Here at Isos we have assisted many large and small organizations in their quest to insure they are in compliance with whatever burdensome imposed regulation they are subject to. These rules, be they internally or externally imposed, have always been a source of friction in teams getting whatever project being worked on done. In almost every case, the main issue with implementing procedures to insure compliance is the creation of extra work that has nothing to do with the actual tasks at hand.
However, it doesn’t have to be this way. When organizations implement their process workflows in Jira, the following procedures become easy. Jira guides you through your defined process. Team members don’t have to think about what step is next. Jira captures and logs every step. The very act of using Jira ensures your are in compliance with whatever rules you define. Following the rules, doing the ‘right thing’ is a by-product of doing your job -- not an obstacle.
For our first article on Atlassian and compliance we present a grab bag of tips anyone can utilize to make sure your configuration is sound when making the Atlassian suite part of your compliance framework:
- Start with example workflows from the Atlassian Marketplace: When you are building a workflow in Jira to follow a certain regulation or process (like ITIL), look in the Atlassian marketplace first for examples. In our experience, those shared plugins never fulfil an organization’s needs 100% but they serve as a good jumping off point to customized for your needs.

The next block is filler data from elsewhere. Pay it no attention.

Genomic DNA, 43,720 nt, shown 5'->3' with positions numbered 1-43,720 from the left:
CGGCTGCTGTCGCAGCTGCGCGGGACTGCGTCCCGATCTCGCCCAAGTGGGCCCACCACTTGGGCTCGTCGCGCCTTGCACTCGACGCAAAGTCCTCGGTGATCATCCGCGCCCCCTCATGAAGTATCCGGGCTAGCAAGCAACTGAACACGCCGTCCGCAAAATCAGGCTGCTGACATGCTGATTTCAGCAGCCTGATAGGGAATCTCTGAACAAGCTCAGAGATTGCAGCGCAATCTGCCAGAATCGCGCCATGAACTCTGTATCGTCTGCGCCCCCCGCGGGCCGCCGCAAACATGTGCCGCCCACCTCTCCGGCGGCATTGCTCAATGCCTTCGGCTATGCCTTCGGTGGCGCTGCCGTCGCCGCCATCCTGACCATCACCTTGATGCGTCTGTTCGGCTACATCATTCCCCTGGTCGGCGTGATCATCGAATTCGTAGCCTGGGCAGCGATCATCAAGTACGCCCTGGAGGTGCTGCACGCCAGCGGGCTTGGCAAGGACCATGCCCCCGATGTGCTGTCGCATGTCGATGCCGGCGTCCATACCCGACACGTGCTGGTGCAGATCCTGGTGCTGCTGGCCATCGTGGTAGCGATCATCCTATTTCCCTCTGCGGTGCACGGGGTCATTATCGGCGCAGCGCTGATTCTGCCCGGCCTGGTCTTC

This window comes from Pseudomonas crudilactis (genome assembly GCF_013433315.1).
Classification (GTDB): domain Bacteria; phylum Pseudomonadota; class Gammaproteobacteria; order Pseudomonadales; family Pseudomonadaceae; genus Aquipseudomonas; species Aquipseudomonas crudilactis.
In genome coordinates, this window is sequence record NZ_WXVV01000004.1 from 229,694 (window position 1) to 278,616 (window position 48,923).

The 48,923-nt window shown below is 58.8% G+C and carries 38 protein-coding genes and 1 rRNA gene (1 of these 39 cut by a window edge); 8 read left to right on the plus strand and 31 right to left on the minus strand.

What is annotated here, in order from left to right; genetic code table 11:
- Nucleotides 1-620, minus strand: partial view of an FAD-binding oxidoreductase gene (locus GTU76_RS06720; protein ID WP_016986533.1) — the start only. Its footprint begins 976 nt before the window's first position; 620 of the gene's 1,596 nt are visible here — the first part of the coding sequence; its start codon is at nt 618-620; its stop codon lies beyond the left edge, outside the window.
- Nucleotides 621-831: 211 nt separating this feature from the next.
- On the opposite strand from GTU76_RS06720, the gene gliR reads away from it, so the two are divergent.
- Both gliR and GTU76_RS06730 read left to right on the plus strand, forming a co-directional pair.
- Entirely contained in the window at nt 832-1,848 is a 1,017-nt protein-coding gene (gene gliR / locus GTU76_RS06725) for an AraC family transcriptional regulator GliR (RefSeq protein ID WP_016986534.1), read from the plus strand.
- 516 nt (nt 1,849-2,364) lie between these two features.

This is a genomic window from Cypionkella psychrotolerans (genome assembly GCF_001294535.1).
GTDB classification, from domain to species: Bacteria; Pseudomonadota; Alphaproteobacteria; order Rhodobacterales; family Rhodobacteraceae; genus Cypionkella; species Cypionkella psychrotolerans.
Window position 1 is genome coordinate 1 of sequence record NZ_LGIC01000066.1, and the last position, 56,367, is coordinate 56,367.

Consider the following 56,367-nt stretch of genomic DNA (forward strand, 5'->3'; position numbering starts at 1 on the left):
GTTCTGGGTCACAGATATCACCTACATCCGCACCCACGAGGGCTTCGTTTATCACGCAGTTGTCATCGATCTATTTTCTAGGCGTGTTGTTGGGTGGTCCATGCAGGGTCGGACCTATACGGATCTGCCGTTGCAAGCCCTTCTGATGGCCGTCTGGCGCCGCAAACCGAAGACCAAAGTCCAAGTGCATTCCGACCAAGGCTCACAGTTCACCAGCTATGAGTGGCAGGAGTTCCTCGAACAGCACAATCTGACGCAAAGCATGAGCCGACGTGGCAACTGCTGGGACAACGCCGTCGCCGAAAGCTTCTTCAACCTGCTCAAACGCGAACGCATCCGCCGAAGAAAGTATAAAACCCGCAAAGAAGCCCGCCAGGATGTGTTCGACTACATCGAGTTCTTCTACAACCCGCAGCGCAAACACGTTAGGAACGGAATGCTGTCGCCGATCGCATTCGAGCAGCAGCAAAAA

- Reduce the number of administrators in Jira: It is common to see 10 or more users with “Administrator” access in a Jira instance. (Heck, we’ve seen 100s in some cases.) Functionality like creating or modifying workflows, unfortunately, requires elevated access. As you start to lean on Jira for enforcing your processes for compliance purposes, you need to make sure your workflows and other system information isn’t accidentally modified in an approved manner. Isos highly suggests making the list of administrator users as tight as possible.
- Turn on “Audit Log” in Jira: You still will have more than a few users that are administrators even after your admin purge. That’s fine. Starting in Jira 6.X Atlassian added the “Audit Log” feature that logs Administrator actions when performing system admin functions within the Jira gui.
- Utilize a log aggregation service: The “Audit Log” and the basic history capture abilities of Jira cover a lot of ground when showing an audit trail as part of your compliance documentation. Isos suggests utilizing services such as Splunk or Logstash to archive Jira logs to capture any historical data that might be missed by either methodology mentioned above.
- Preserve full system backups when generating audit artifacts: When Isos clients export from Jira (and other Atlassian products) artifacts for auditing purposes, we suggest they do a full system backup that is archived for a defined amount of time. This backup will allow the team to ‘go back in time’ to verify or validate questions from auditors.
- Use Bamboo for CI Builds: Many Isos clients use build systems like Jenkins or AnthillPro for CI (Continuous Integration) builds. If you want the CI system to help enforce process workflows, especially with functions like code reviews, Bamboo is the only game in town.
So that wraps up a few foundational things you can do to make your Jira (and other Atlassian products) ready for your compliance needs. In a future blog post we’ll show you very specific examples of how to make Jira enforce compliance processes.